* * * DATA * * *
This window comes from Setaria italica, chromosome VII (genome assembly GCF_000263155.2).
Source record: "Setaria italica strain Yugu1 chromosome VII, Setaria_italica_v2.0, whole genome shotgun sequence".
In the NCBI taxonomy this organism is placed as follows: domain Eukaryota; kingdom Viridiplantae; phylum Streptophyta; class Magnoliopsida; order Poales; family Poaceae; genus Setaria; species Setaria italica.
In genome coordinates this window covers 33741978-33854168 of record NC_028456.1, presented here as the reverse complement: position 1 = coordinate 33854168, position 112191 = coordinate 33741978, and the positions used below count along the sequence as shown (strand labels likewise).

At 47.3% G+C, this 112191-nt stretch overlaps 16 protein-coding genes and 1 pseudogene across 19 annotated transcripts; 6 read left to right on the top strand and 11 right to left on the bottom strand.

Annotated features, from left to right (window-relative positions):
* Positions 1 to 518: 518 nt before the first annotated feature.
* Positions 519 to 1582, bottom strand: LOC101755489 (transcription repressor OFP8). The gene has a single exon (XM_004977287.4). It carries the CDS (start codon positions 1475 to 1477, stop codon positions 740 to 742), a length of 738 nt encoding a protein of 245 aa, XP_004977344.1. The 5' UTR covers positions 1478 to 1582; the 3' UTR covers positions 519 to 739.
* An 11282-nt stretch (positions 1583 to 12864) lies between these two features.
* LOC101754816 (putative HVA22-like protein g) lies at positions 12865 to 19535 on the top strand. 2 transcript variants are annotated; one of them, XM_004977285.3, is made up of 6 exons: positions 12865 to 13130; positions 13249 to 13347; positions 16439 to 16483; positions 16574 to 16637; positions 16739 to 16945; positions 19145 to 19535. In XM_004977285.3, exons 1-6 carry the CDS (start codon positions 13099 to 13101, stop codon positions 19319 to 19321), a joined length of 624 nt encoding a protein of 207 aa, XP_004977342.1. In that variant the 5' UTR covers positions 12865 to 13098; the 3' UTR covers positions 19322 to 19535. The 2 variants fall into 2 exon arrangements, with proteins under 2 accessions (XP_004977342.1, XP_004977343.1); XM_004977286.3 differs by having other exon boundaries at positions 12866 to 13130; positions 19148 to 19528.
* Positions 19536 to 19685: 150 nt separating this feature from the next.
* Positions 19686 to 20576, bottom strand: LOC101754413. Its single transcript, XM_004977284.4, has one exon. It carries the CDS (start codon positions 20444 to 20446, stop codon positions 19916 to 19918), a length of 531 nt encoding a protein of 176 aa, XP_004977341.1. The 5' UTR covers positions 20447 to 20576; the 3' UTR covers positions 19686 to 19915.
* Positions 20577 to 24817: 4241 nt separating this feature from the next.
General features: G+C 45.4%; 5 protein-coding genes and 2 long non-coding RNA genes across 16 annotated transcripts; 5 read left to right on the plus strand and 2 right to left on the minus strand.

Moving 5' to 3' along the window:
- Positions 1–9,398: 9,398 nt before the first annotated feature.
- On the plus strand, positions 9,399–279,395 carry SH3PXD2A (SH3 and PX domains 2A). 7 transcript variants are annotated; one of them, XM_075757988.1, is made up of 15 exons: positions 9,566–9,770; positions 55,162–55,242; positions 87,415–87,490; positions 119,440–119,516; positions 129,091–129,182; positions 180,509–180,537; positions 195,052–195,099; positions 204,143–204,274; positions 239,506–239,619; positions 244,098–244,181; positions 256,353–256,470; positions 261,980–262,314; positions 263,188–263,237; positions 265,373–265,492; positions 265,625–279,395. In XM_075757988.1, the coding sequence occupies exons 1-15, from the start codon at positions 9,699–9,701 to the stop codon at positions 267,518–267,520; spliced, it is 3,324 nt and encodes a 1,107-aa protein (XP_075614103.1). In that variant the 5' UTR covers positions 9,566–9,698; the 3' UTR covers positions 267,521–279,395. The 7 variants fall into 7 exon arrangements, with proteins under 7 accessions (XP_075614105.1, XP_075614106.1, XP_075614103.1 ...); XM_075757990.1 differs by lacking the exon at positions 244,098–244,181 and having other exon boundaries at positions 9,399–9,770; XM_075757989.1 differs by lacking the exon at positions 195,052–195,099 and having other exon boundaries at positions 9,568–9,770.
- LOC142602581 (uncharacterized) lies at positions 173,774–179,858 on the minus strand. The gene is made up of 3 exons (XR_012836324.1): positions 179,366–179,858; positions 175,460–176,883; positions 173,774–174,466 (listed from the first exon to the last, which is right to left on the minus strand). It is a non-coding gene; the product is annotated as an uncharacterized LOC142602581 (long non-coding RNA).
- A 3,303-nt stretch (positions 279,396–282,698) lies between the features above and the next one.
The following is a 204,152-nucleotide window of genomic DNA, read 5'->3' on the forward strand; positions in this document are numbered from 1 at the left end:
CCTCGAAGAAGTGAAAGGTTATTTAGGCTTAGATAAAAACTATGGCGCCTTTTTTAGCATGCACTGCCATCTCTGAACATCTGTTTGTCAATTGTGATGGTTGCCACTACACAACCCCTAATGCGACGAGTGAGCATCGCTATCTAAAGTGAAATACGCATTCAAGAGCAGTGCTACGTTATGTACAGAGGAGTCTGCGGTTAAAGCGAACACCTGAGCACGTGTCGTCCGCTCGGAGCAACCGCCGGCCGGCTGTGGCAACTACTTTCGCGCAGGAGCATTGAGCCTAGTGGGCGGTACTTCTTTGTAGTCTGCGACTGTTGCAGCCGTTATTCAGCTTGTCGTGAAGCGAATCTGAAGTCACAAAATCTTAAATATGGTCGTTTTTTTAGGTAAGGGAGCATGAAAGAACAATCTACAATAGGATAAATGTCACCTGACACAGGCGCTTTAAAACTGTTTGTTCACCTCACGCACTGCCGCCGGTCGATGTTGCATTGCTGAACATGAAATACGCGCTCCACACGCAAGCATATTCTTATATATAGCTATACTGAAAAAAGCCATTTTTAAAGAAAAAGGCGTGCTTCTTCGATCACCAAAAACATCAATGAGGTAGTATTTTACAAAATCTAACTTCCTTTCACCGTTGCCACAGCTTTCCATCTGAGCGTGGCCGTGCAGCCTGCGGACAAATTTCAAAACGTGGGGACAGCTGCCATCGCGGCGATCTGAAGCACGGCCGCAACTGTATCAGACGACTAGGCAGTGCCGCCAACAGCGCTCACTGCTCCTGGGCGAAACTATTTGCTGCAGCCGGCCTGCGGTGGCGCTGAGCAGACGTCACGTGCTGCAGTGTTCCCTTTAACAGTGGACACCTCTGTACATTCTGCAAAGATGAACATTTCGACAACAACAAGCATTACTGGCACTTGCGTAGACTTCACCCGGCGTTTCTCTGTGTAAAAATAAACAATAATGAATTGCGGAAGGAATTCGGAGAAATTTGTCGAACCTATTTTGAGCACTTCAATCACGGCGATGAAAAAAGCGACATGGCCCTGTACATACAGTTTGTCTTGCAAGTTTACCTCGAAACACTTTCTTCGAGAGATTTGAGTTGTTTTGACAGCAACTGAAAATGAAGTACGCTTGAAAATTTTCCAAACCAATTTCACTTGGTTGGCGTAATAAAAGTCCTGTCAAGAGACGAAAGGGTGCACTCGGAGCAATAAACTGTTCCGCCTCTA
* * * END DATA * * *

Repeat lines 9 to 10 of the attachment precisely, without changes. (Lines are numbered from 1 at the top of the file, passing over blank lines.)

* An 11282-nt stretch (positions 1583 to 12864) lies between these two features.
* LOC101754816 (putative HVA22-like protein g) lies at positions 12865 to 19535 on the top strand. 2 transcript variants are annotated; one of them, XM_004977285.3, is made up of 6 exons: positions 12865 to 13130; positions 13249 to 13347; positions 16439 to 16483; positions 16574 to 16637; positions 16739 to 16945; positions 19145 to 19535. In XM_004977285.3, exons 1-6 carry the CDS (start codon positions 13099 to 13101, stop codon positions 19319 to 19321), a joined length of 624 nt encoding a protein of 207 aa, XP_004977342.1. In that variant the 5' UTR covers positions 12865 to 13098; the 3' UTR covers positions 19322 to 19535. The 2 variants fall into 2 exon arrangements, with proteins under 2 accessions (XP_004977342.1, XP_004977343.1); XM_004977286.3 differs by having other exon boundaries at positions 12866 to 13130; positions 19148 to 19528.